My memory of a reading in 1971, when two great Ulster poets defined the culture of the Planter and the Gael

A letter by Barry Fitzpatrick:

By Letters
Saturday, 4th June 2022, 8:48 am
Letter to the editor
Letter to the editor

When Congressman Richard Neal invoked the phrase ‘The Planter and the Gael’ last week, I immediately knew its derivation, before encountering a controversial Irish News cartoon on the subject. I have in my hand a treasured item, a copy of the Arts Council anthology of the same name, co-signed by the two great Ulster poets, John Hewitt and John Montague, from a poetry reading in, if my memory serves me well, the Boulevard Hotel, Newry in April 1971.

The Foreword states, “In the selection of his poems each poet explores his experience of Ulster, the background in which he grew up and the tradition which has shaped his work. John Montague defines the culture of the Gael, John Hewitt that of the Planter. The two bodies of work complement each other and provide illuminating insight into the complexities of the Province.”

Dredging through the recesses of my memory, I would like to be able to say that it was a celebratory event. However, as their interview in the early 80s (The Crane Bag, Vol. 4, No. 2, The Northern Issue (1980/1981)), helpfully resurrected by Mick Fealty on Slugger (May 26, 2022) sets out, that celebratory mood, which was reflected in their first tour in November 1970, had been replaced by a sense of despondency, self-evident at the Newry reading.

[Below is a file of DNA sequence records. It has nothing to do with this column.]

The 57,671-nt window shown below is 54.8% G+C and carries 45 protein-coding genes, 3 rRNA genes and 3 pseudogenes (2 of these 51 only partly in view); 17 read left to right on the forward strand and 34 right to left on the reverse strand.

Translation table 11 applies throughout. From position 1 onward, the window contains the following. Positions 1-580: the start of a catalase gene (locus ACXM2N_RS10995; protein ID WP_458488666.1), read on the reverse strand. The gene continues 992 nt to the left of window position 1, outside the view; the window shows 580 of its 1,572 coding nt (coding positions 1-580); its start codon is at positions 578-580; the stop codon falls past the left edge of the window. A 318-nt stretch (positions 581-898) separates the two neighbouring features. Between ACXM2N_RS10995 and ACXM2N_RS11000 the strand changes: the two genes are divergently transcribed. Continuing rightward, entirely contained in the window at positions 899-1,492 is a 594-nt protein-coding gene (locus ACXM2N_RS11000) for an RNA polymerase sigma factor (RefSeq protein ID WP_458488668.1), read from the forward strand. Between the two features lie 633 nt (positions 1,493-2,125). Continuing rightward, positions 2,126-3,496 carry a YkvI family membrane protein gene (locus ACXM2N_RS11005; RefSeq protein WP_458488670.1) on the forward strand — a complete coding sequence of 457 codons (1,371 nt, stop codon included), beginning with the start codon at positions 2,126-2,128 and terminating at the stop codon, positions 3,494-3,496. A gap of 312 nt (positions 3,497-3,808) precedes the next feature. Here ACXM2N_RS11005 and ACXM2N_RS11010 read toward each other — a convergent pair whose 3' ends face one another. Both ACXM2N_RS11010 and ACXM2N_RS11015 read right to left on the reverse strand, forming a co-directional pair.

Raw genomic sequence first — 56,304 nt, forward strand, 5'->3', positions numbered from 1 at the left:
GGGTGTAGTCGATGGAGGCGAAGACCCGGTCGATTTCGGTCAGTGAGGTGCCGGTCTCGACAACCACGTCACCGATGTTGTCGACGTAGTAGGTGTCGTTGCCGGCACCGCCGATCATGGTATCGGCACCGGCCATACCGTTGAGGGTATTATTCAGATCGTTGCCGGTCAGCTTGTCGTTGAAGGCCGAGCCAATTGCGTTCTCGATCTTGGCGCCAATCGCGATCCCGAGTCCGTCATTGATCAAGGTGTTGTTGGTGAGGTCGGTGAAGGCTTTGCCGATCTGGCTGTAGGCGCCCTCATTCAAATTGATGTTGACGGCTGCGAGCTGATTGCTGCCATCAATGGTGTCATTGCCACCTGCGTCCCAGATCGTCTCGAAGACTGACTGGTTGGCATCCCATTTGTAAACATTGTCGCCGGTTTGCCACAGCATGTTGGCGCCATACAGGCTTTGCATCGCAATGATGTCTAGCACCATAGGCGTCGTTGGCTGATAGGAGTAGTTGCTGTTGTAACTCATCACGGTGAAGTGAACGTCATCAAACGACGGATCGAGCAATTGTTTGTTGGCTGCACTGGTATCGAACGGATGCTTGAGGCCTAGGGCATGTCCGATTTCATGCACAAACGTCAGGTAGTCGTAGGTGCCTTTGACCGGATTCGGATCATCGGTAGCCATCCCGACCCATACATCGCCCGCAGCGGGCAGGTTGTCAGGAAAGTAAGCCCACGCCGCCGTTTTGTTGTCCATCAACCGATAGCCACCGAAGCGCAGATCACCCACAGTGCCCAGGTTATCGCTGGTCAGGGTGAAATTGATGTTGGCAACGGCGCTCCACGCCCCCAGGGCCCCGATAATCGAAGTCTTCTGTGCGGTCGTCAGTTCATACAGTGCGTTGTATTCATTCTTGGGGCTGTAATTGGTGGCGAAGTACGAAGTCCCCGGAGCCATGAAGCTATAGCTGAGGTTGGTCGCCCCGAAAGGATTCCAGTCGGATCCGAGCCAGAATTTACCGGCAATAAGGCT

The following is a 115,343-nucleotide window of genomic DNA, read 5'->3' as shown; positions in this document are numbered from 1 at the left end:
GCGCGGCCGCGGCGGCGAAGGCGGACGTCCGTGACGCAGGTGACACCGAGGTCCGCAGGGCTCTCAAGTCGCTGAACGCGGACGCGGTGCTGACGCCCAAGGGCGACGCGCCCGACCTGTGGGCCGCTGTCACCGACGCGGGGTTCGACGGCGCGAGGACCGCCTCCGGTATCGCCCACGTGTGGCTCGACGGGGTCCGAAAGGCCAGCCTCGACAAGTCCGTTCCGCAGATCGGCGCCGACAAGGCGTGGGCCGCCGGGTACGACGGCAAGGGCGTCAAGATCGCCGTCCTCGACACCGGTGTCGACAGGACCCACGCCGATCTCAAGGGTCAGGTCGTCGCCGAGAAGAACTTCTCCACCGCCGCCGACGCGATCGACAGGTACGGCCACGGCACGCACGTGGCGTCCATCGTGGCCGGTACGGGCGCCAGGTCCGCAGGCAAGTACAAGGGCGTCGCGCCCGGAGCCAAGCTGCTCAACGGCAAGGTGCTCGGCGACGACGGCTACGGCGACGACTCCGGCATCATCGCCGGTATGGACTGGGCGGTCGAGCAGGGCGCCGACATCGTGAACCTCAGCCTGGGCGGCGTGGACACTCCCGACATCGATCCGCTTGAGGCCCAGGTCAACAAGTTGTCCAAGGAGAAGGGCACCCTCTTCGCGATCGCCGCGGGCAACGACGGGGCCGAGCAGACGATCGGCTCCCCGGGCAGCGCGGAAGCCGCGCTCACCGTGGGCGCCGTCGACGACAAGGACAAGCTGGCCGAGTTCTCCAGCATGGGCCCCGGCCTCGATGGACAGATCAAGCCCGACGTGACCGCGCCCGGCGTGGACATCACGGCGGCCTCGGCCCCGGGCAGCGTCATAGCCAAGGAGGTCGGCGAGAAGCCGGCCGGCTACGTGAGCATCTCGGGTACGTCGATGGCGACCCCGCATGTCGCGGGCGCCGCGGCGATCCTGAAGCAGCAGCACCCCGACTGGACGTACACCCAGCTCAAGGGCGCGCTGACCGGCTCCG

The sadness of this was that, other than the hosting of French exchange students a few years earlier, I can think of no other event where students from the nationalist and unionist traditions had come together, one of the purposes of the tours.

Nonetheless, the exercise was a noble endeavour and, in my opinion, whatever misgivings they expressed in that interview, the title reflected that nobility of purpose. A flickering flame of hope and mutual respect had, in five short months, been extinguished.

It would appear that it was in that original spirit that Peter Robinson, as recounted again by Mick Fealty, invoked the phrase in a speech in the United States in 2006, repeated by Martin McGuinness in the assembly in June 2008.

Whatever else might be made of the congressman’s interventions, he should not be deprecated for doing likewise.

Barry Fitzpatrick, Belfast BT15